Let’s talk about sex!   December 4th, 2023

Let’s talk about sex, baby (1). Or maybe not? Let’s talk about gender!

To talk about gender, I will start with some definitions so we speak the same language.

First of all, ‘gender’ is not a synonym for ‘sex’. Sex refers to the genetic sex assigned at birth (male, female, intersex) (2), while gender can be further divided into ‘gender identity’ and ‘gender expression’. Gender identity is defined as an individual’s internal experience of one’s own gender (cis*, trans**, gender diverse, other) (3,4). Whereas gender expression is the external or behavioural expression of one’s gender, which may or may not be in line with one’s gender identity (3,4). Another important, but different term is ‘sexual orientation’ which refers to one’s romantic and/or sexual orientation (gay, lesbian, bi, pan, asexual, etc.) (4).

Binomial sex differences (male/female) have been studied very widely within pain research whereby women tend to be more sensitive to pain than men (5) In laboratory settings, quantitative sensory testing (QST) is frequently used to assess these sex differences. Nowadays these results are more and more debated. A first clarification might be that a binomial division is not an accurate reflection of the entire population, as intersex people are not mentioned despite their 1.7% estimated prevalence (4). Another reason is that the sex assigned at birth cannot fully explain the differences in pain experience we find between men and women. That is where the concept of ‘gender’ should be introduced.

An interesting study of Strath et al. (2020) examined differences in pain responses between cisgender and transgender individuals with HIV and chronic pain. The participants were subjected to a QST protocol including assessment of the heat pain threshold, heat pain tolerance, temporal summation of heat pain, temporal summation of mechanical pain, and conditioned pain modulation. Their results showed a greater magnitude of temporal summation for heat pain stimuli or mechanical stimuli in transgender women and cisgender women compared with cisgender men (6). Additionally, transgender women and cisgender women reported greater chronic pain severity compared with cisgender men (6). These results suggest that gender identity may play a more important role in pain sensation than the sex assigned at birth. If we extrapolate these results towards the higher prevalence of central sensitization and associated secondary hyperalgesia in people with a female sex assigned at birth (7), we can carefully suggest that transgender women may be at risk for central sensitization and subsequent chronic pain. A noteworthy limitation in the study of Strath et al. (2020) is that hormone status was not examined although other research suggests that hormones affect the mediation of chronic pain (8).

Another interesting study of Levit et al. (2021) assessed the prevalence of fibromyalgia, a central sensitization syndrome, in transgender individuals. They found a 14.8% prevalence of fibromyalgia in the general transgender population whereas this was only 2.5% in the overall population (8). Opposite to what we expected, fibromyalgia was more prevalent in transgender men (19.4%) compared to transgender women (7.0%) (8). Levit et al. (2021) assumes that early in-utero hormone-dependent central nervous system development may have life-long effects and thereby can still be relevant in transmen. So this presumption questions the previously mentioned hypothesis.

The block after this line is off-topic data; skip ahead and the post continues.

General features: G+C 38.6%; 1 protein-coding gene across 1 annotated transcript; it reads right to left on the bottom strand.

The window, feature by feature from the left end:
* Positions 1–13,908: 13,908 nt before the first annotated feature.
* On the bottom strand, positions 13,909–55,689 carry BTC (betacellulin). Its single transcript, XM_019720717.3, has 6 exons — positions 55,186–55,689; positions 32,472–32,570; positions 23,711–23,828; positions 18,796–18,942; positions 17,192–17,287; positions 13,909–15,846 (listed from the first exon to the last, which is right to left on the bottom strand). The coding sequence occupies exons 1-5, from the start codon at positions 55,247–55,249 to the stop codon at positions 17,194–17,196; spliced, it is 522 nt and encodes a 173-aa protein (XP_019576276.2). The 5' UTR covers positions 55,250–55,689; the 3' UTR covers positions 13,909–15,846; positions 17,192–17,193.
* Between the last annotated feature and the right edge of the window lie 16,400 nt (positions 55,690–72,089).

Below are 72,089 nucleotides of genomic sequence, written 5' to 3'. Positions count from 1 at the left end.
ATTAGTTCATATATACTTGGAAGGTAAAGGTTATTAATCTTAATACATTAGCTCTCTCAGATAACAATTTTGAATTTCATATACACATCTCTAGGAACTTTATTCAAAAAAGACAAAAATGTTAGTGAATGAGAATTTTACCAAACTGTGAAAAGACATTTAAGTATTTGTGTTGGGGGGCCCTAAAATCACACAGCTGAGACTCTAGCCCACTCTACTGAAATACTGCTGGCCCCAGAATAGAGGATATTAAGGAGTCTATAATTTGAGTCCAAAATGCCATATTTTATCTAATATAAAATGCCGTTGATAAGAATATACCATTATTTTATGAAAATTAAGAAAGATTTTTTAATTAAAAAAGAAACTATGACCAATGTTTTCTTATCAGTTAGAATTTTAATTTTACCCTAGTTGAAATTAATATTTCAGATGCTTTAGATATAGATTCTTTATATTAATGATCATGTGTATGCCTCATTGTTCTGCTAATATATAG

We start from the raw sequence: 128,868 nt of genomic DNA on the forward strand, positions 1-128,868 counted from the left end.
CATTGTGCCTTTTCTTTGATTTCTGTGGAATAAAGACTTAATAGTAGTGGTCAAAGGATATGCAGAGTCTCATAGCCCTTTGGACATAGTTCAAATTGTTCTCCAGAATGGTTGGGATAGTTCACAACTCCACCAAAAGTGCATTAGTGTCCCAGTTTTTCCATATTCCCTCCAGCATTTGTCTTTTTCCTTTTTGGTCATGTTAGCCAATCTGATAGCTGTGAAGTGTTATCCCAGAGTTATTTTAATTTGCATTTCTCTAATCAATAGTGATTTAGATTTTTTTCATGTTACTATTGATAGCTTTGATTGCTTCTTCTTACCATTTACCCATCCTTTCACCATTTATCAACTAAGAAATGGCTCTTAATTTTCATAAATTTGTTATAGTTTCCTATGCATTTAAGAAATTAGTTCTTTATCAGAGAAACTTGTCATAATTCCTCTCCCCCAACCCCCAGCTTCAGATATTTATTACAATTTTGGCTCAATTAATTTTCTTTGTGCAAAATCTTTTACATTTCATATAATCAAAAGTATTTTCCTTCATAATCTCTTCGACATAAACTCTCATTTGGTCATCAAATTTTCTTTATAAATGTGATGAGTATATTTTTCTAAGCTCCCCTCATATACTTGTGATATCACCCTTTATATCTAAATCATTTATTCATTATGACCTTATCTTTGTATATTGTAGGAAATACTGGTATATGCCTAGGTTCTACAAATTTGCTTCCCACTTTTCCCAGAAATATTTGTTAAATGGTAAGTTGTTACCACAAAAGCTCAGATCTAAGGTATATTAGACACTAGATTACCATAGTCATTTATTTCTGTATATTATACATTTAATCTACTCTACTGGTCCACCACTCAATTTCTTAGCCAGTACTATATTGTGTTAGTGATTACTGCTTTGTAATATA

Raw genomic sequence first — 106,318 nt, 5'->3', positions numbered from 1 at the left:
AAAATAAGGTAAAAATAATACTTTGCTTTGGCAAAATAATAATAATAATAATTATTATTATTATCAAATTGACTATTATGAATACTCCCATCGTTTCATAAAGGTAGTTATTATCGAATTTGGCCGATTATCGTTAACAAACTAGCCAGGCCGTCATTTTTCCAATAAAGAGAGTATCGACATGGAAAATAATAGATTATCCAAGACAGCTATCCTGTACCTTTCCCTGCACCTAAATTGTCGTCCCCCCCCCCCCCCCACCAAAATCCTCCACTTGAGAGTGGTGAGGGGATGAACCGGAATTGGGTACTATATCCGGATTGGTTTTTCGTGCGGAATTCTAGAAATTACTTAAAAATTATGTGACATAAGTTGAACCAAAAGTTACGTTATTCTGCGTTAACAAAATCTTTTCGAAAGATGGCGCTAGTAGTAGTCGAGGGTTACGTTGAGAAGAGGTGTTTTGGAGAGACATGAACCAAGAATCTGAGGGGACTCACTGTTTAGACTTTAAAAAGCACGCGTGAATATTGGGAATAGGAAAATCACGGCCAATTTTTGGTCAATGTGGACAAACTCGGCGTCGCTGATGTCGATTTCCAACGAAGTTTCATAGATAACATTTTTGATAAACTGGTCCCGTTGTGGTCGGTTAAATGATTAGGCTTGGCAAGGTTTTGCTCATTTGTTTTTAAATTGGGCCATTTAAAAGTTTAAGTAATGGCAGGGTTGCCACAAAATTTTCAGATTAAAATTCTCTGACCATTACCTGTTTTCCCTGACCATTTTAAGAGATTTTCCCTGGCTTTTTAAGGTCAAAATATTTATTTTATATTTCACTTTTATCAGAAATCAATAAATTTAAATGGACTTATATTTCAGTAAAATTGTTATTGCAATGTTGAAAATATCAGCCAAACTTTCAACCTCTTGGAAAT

To date, there are few studies that examine the role of gender identity in pain experience, also taking into account the influence of hormone therapy (8). Furthermore, these studies all investigate a transgender population. Scarcely any study on other gender diverse people, for example non-binary people, has been performed.

When examining pain sensitivity, future research should include gender as a variable and not only the sex assigned at birth to help us unravel differences in experimental and clinical pain. However, we still have a long way to go.

But for now, let’s talk about gender, baby.

* Cisgender: one’s gender identity corresponds with one’s sex assigned at birth

** Transgender: one’s gender identity is incongruent with one’s sex assigned at birth

Elise Cnockaert

2023 Pain in Motion

References and further reading:

1. Salt-N-Pepa. Let’s Talk About Sex (0:21). 1991.

2. Auer MK, Liedl A, Fuss J, Nieder T, Briken P, Stalla GK, et al. High impact of sleeping problems on quality of life In transgender individuals: A crosssectional multicenter study. PLoS One. 2017 Feb 1;12(2).

3. Boerner KE, Chambers CT, Gahagan J, Keogh E, Fillingim RB, Mogil JS. Conceptual complexity of gender and its relevance to pain. Vol. 159, Pain. Lippincott Williams and Wilkins; 2018. p. 2137–41.

4. Transgender Infopunt. Transgenderinfopunt.be [Internet]. [cited 2023 Aug 11]. Available from: https://www.transgenderinfo.be/nl

5. Mogil JS. Sex differences in pain and pain inhibition: Multiple explanations of a controversial phenomenon. Vol. 13, Nature Reviews Neuroscience. 2012. p. 859–66.

6. Strath LJ, Sorge RE, Owens MA, Gonzalez CE, Okunbor JI, White DM, et al. Sex and gender are not the same: Why identity is important for people living with HIV and chronic pain. J Pain Res. 2020;13:829–35.

7. Jensen MT, Petersen KL. Gender differences in pain and secondary hyperalgesia after heat/capsaicin sensitization in healthy volunteers. Journal of Pain. 2006 Mar;7(3):211–7.

8. Athnaiel O, Cantillo S, Paredes S, Knezevic NN. The Role of Sex Hormones in Pain-Related Conditions. Vol. 24, International Journal of Molecular Sciences. MDPI; 2023.